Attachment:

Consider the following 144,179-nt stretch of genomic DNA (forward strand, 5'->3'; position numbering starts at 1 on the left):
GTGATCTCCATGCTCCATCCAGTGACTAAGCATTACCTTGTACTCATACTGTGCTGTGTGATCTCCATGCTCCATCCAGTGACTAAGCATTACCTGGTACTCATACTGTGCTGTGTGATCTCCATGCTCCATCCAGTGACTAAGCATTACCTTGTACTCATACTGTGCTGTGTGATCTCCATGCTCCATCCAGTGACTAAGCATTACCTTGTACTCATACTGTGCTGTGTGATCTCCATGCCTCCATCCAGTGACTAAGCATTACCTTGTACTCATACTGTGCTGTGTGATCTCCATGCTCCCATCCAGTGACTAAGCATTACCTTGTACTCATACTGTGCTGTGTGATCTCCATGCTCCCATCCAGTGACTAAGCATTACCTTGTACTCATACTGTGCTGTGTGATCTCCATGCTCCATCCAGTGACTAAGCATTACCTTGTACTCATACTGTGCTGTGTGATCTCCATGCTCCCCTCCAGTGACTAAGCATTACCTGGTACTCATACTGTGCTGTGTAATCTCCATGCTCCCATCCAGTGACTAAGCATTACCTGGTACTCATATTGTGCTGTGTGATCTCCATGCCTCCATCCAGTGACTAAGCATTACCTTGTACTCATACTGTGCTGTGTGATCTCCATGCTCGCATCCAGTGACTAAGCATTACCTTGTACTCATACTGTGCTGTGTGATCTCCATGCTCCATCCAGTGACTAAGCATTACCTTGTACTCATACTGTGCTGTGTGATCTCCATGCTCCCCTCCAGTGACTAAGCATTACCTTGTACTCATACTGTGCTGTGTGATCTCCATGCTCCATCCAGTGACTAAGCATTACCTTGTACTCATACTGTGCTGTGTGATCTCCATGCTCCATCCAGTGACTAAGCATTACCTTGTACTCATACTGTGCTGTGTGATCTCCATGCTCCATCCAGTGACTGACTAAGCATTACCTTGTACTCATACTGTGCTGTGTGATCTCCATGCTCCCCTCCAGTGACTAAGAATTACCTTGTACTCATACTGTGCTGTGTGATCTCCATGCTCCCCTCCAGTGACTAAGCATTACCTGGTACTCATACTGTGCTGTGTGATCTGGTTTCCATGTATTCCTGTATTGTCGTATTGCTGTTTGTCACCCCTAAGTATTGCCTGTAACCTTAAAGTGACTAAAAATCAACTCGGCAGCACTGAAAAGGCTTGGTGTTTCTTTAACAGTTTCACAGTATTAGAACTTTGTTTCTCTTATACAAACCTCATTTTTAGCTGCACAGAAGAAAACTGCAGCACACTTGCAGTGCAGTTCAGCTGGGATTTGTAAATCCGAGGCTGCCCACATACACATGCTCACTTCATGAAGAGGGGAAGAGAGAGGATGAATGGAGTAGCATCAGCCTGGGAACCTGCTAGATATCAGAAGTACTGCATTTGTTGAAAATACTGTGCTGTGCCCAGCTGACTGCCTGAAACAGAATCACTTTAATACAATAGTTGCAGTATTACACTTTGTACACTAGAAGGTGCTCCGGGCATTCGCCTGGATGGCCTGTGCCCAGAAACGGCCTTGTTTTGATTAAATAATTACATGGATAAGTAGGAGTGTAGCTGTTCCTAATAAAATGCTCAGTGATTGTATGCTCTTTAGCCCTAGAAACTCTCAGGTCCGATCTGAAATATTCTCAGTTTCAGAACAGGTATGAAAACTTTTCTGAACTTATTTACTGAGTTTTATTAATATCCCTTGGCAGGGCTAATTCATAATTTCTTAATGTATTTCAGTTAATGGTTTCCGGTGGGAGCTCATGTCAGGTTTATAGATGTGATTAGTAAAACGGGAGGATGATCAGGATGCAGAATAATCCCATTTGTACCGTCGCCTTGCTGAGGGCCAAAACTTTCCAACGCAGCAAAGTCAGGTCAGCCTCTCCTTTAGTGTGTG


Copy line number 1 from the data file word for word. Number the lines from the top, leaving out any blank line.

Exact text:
Consider the following 144,179-nt stretch of genomic DNA (forward strand, 5'->3'; position numbering starts at 1 on the left):